2012 Nissan NV 2500. Click image to enlarge
The seats are comfortable, clad in a water-repellent cloth fabric but with a vinyl patch on the cushion’s side, where full days of getting in and out tend to wear that area faster. The stitching is on the bottom as well, rather than across the top of the seat where the threads would be more prone to wear. A pocket on the front of the driver’s seat can be used to stash a cell phone, along with cubbies in the dash and front floor console. The door pockets are huge. The passenger seat folds flat and has a deep plastic cove in it. It’ll work as a table or lunch stand, and long lumber can be tucked into the cove to prevent it from sliding forward into the dash.
There are storage drawers under both seats and they slide out sideways, which makes it easier to pull them open when you’re standing outside the vehicle. The centre console is deep enough to hold a briefcase, laptop or files, and there’s a spot on the upper part of the lid where papers can be clamped, turning it into a quasi-clipboard. For those who need to access the rear part of the van from inside, the console can be unbolted and removed entirely to leave space between the seats.
The interior is also pre-drilled with numerous threaded holes on the walls and ceiling so that racks can be accommodated. Buyers can opt for a no-charge interior rack system or a roof rack – and holes are pre-drilled up top as well. The wheel wells are flat-topped, and the fuel filler tube is hidden and protected to prevent damage from cargo being knocked against it.
As with the Sprinter, the rear doors can be opened straight out, or the hinges unlatched and folded against the side. The sliding door can still be fully opened even when the back door is swung around. However, while the hinges are easy to open, they’re not as simple as the Sprinter’s to close back up again. You have to pull on a small metal lever to release them – it takes a fair bit of pressure – and if you forget to do this before closing the door, it pushes the mechanism back into the latch. I learned to keep a small stick in the rear door pocket, because if I forgot and pushed the latch in, I had to use the stick to pry it back out.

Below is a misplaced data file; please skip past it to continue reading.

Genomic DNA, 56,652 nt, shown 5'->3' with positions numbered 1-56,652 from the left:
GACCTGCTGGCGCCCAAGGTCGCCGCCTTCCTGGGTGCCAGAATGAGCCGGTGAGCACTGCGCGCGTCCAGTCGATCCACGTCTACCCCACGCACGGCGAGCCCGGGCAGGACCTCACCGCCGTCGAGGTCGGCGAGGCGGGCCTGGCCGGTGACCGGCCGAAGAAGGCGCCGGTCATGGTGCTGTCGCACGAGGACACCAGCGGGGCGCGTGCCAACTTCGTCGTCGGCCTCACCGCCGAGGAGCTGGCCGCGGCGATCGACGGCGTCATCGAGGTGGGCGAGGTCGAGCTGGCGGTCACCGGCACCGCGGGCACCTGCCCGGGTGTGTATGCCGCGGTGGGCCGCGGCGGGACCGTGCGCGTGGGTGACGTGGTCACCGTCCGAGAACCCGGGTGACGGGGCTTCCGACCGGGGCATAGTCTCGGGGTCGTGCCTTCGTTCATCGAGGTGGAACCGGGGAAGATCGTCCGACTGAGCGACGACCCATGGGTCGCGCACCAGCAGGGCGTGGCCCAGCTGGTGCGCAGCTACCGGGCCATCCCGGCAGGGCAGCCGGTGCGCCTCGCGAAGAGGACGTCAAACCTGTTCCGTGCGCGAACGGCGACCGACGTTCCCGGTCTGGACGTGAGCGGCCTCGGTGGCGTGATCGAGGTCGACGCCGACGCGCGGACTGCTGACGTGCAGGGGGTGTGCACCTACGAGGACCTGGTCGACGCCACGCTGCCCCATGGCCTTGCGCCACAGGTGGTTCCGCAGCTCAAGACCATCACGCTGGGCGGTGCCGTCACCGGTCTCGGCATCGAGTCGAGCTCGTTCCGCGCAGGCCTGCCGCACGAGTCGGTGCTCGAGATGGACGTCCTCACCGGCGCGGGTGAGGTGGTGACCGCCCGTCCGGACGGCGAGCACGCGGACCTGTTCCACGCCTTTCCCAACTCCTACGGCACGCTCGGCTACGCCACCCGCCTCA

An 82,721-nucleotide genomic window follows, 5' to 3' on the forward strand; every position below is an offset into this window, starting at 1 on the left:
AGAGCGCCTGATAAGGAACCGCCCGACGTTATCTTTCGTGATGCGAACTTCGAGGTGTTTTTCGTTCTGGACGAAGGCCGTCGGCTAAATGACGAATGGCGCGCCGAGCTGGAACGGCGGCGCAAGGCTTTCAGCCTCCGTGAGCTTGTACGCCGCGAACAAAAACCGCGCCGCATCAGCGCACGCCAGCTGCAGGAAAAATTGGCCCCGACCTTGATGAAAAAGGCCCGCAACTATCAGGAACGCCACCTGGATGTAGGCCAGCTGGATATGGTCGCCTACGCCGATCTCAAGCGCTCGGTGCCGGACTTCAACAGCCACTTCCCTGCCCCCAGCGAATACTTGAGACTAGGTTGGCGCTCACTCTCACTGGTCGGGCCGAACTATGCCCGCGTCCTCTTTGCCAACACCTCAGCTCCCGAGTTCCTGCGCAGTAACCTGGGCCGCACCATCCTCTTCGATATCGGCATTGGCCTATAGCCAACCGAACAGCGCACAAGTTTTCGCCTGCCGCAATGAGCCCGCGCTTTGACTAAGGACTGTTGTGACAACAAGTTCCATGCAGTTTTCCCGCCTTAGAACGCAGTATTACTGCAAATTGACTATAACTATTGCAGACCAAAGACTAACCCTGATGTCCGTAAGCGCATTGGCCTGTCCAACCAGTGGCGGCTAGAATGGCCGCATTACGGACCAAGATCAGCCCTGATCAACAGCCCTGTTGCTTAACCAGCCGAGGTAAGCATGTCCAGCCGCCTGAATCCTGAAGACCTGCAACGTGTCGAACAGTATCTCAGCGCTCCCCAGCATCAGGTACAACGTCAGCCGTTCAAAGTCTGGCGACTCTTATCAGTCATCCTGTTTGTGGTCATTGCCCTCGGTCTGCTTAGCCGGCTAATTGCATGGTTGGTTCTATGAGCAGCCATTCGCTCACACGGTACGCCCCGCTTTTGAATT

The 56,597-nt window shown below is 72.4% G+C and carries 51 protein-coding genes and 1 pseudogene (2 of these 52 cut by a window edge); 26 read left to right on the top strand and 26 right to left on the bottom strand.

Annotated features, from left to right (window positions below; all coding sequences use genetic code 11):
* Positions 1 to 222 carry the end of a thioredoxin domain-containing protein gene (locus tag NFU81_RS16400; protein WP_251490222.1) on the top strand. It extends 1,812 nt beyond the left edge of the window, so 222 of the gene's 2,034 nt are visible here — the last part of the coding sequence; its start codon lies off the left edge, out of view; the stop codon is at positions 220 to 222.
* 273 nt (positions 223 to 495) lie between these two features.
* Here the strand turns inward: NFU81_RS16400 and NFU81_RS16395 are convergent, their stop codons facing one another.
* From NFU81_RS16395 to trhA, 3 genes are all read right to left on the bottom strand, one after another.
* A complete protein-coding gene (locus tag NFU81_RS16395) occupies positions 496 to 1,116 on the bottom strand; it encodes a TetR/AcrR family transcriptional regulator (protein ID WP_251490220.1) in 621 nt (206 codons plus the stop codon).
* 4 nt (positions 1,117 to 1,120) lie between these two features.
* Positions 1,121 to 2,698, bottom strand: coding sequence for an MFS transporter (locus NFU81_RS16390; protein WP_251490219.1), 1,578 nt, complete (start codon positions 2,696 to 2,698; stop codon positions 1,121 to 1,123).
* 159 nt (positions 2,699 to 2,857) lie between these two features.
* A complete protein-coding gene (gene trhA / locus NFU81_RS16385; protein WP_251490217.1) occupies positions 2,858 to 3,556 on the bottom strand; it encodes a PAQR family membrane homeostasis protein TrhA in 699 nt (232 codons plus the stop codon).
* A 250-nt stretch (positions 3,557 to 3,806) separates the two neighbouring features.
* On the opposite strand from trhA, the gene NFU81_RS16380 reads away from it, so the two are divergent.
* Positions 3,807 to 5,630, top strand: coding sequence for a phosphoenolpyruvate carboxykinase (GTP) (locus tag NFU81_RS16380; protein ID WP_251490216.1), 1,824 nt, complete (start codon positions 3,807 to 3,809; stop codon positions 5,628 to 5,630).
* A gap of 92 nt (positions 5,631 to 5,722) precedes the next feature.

While most of us will never drive an enclosed work van as a pleasure vehicle, those looking at it for the job site will be pleasantly surprised. Making 317 horsepower and 385 lb.-ft. of torque, the V8 is strong and quiet. The V6 makes 261 horsepower and 281 lb.-ft. of torque, and I’ve driven both of them fully loaded; neither one leave you wanting for more power. The five-speed automatic includes a tow-haul mode and manual shift mode mounted on the shift lever, and with the factory-installed hitch, the V8 is rated for a 9,500-lb towing capacity. The NV is large enough that it doesn’t have official fuel figures, but in a week of driving it primarily empty, I got 17.1 L/100 km (17 mpg Imp).
The ride is springy when it’s empty, and smoothes out when it’s loaded. The short turning circle makes it easy to work your way around city traffic and into tight spaces, while those fold-back rear doors let you back it right up to a work station or loading dock. Anti-lock brakes and electronic stability control are standard. The convex spotter mirrors are a great design: a car has to be directly behind you and right on your bumper before it disappears from sight.
It’s a small segment, but Nissan is hoping to tap into it in a big way. GM and Ford’s vans have been virtually unchanged for several years, while the Sprinter, having switched from the more mainstream Dodge badge to the upscale Mercedes-Benz star, must overcome perception from buyers who might now see it as pricier (the MSRP has come down, which helps to offset dealers’ higher labour rates) and worry about customer perceptions (as in, is my plumber charging me too much when he can afford a Mercedes?). For trades people who don’t want a diesel or need an extended-length van, the NV is a must on the test-drive list.
Pricing: 2012 Nissan NV 2500 V8 Standard Roof
Crash test results